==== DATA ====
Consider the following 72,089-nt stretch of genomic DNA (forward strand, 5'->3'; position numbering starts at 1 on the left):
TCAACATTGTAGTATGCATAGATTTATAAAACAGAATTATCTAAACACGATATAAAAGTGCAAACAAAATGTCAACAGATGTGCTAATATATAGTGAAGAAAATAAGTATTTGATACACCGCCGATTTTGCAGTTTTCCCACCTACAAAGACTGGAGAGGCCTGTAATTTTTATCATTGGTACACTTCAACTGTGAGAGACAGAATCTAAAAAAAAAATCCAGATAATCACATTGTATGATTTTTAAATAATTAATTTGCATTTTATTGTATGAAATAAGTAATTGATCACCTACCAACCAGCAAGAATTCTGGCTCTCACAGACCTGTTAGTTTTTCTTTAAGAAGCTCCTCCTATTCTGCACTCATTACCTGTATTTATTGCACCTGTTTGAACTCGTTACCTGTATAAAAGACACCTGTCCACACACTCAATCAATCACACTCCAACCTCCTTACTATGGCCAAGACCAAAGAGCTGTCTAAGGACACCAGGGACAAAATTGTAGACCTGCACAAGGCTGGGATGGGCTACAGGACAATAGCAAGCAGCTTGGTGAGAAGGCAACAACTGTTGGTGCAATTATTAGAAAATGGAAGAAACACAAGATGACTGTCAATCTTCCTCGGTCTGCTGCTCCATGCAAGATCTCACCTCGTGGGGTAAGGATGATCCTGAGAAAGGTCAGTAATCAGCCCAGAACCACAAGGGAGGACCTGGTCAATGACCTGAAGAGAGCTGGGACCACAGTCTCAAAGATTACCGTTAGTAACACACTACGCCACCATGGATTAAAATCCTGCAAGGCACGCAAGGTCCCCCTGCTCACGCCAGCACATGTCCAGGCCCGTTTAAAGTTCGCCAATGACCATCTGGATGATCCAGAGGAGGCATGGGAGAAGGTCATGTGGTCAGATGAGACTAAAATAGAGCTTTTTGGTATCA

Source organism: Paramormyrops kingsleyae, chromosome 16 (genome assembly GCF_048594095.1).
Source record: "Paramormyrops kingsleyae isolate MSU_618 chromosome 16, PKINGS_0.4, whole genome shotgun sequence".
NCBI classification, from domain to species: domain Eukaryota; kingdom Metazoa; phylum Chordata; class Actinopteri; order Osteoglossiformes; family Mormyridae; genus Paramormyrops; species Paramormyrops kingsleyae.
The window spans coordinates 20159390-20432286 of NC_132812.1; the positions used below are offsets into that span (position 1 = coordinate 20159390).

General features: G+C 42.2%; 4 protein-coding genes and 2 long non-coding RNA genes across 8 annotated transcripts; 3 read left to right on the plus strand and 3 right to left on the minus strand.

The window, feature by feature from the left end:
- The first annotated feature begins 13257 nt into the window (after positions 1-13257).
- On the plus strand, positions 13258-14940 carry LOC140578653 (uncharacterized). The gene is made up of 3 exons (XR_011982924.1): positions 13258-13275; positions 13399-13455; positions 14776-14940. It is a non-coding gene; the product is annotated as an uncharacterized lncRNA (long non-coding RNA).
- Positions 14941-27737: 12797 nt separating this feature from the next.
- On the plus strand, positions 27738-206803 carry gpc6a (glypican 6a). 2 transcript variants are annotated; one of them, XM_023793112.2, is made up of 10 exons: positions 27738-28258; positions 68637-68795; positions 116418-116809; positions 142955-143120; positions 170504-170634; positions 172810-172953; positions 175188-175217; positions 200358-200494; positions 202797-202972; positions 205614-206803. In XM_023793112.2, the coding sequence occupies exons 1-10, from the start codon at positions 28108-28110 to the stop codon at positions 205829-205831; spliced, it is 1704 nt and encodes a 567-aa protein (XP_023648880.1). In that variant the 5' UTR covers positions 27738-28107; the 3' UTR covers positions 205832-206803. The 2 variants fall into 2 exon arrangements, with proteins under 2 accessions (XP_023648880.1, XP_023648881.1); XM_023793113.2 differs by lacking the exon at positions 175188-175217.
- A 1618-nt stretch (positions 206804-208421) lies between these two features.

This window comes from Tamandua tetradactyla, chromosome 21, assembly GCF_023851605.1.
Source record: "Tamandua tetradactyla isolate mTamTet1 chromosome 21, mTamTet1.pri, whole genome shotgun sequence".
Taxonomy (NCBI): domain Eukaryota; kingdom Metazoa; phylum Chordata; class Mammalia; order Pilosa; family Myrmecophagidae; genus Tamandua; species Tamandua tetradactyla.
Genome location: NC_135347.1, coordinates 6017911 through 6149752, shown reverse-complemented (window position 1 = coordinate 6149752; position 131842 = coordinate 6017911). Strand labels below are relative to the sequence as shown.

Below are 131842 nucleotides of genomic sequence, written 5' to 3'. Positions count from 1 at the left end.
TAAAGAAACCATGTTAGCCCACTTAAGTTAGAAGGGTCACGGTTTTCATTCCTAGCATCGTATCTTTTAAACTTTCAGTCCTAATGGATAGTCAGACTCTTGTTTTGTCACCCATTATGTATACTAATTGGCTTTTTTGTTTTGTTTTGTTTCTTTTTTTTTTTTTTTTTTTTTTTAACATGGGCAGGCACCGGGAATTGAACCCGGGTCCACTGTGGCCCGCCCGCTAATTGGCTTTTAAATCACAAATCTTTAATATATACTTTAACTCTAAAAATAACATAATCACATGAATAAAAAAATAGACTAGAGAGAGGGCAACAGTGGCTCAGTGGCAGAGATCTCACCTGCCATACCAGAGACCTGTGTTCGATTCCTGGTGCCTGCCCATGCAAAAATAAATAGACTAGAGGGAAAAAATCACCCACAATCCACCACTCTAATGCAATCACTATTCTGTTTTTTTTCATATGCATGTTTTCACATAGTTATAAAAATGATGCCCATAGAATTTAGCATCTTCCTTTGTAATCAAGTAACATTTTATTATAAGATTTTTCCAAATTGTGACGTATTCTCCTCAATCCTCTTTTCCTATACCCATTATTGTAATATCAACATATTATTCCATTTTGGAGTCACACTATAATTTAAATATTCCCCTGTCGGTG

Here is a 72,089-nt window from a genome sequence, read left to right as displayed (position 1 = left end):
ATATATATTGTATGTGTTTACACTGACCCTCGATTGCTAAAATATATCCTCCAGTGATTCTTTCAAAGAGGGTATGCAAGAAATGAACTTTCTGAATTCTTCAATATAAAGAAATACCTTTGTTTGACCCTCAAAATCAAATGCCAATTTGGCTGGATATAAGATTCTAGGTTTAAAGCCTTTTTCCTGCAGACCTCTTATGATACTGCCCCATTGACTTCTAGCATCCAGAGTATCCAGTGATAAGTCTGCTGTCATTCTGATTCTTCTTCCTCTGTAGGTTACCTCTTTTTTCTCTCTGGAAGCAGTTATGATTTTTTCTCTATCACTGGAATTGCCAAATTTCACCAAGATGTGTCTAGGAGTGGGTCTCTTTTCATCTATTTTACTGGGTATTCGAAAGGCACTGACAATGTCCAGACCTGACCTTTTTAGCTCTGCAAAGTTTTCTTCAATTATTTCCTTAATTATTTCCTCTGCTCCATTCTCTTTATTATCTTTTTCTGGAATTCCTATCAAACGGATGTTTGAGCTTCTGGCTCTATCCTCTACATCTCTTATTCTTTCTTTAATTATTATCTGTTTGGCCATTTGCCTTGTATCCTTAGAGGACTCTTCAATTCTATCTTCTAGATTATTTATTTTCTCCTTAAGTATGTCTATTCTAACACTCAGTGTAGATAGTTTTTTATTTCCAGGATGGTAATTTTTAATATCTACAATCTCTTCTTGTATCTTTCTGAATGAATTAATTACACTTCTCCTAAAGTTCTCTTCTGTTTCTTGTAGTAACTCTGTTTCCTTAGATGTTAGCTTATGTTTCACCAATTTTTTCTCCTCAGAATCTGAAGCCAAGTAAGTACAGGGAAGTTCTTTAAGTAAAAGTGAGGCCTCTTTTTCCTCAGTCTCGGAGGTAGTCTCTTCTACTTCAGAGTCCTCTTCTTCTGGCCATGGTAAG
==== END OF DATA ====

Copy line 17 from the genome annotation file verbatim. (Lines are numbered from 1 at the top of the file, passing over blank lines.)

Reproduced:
Genome location: NC_135347.1, coordinates 6017911 through 6149752, shown reverse-complemented (window position 1 = coordinate 6149752; position 131842 = coordinate 6017911). Strand labels below are relative to the sequence as shown.